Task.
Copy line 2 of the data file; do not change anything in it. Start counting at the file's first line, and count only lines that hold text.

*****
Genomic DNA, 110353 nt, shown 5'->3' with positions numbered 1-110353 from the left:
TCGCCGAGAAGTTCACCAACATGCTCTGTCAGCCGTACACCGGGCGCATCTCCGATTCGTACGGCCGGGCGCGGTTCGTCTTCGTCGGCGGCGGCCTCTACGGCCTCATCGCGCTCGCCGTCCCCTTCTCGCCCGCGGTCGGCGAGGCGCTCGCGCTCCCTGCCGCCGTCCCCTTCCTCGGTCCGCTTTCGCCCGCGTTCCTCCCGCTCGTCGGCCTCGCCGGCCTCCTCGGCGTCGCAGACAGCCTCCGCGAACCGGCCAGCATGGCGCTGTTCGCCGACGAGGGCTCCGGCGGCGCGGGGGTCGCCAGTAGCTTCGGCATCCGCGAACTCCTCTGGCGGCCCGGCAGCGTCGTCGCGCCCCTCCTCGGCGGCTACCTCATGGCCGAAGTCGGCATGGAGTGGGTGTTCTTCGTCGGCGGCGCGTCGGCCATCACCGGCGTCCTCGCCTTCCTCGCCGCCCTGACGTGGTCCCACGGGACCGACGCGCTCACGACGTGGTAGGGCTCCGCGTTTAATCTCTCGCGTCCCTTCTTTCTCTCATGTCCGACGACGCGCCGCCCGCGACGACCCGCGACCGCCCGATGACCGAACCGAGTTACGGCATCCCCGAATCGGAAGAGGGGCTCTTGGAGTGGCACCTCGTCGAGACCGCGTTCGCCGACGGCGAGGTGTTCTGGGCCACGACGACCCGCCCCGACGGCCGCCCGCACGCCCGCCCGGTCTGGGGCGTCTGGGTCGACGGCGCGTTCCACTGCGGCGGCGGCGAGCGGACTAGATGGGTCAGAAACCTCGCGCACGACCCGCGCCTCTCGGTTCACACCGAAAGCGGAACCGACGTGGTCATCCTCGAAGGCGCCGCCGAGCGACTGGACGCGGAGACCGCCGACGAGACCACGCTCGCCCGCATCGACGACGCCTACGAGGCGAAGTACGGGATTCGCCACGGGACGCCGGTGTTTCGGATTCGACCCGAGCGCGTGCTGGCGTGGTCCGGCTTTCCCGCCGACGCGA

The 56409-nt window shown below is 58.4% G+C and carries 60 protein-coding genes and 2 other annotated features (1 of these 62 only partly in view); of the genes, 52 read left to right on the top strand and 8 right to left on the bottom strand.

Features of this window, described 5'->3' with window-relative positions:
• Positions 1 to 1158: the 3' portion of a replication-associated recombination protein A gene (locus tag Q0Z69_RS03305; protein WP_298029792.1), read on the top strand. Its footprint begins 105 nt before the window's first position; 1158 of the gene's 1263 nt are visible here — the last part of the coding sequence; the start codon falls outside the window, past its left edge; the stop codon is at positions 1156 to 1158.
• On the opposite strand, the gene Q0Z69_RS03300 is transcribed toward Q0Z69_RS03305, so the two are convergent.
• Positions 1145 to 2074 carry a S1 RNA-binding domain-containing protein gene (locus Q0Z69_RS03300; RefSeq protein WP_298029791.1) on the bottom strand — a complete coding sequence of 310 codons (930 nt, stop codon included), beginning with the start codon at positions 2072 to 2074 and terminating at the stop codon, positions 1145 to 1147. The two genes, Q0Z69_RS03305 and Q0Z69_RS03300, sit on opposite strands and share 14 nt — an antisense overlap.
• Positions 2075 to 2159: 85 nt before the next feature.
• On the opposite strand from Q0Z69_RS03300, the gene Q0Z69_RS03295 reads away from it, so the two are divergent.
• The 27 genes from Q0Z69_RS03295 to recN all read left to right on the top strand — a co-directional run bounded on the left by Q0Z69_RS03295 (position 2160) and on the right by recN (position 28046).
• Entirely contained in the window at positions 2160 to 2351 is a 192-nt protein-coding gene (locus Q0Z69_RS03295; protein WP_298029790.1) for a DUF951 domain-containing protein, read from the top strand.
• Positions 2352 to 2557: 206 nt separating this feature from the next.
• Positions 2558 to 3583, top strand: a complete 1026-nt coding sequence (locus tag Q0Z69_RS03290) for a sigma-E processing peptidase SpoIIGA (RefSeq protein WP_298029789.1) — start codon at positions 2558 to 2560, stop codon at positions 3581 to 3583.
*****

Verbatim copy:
TCGCCGAGAAGTTCACCAACATGCTCTGTCAGCCGTACACCGGGCGCATCTCCGATTCGTACGGCCGGGCGCGGTTCGTCTTCGTCGGCGGCGGCCTCTACGGCCTCATCGCGCTCGCCGTCCCCTTCTCGCCCGCGGTCGGCGAGGCGCTCGCGCTCCCTGCCGCCGTCCCCTTCCTCGGTCCGCTTTCGCCCGCGTTCCTCCCGCTCGTCGGCCTCGCCGGCCTCCTCGGCGTCGCAGACAGCCTCCGCGAACCGGCCAGCATGGCGCTGTTCGCCGACGAGGGCTCCGGCGGCGCGGGGGTCGCCAGTAGCTTCGGCATCCGCGAACTCCTCTGGCGGCCCGGCAGCGTCGTCGCGCCCCTCCTCGGCGGCTACCTCATGGCCGAAGTCGGCATGGAGTGGGTGTTCTTCGTCGGCGGCGCGTCGGCCATCACCGGCGTCCTCGCCTTCCTCGCCGCCCTGACGTGGTCCCACGGGACCGACGCGCTCACGACGTGGTAGGGCTCCGCGTTTAATCTCTCGCGTCCCTTCTTTCTCTCATGTCCGACGACGCGCCGCCCGCGACGACCCGCGACCGCCCGATGACCGAACCGAGTTACGGCATCCCCGAATCGGAAGAGGGGCTCTTGGAGTGGCACCTCGTCGAGACCGCGTTCGCCGACGGCGAGGTGTTCTGGGCCACGACGACCCGCCCCGACGGCCGCCCGCACGCCCGCCCGGTCTGGGGCGTCTGGGTCGACGGCGCGTTCCACTGCGGCGGCGGCGAGCGGACTAGATGGGTCAGAAACCTCGCGCACGACCCGCGCCTCTCGGTTCACACCGAAAGCGGAACCGACGTGGTCATCCTCGAAGGCGCCGCCGAGCGACTGGACGCGGAGACCGCCGACGAGACCACGCTCGCCCGCATCGACGACGCCTACGAGGCGAAGTACGGGATTCGCCACGGGACGCCGGTGTTTCGGATTCGACCCGAGCGCGTGCTGGCGTGGTCCGGCTTTCCCGCCGACGCGA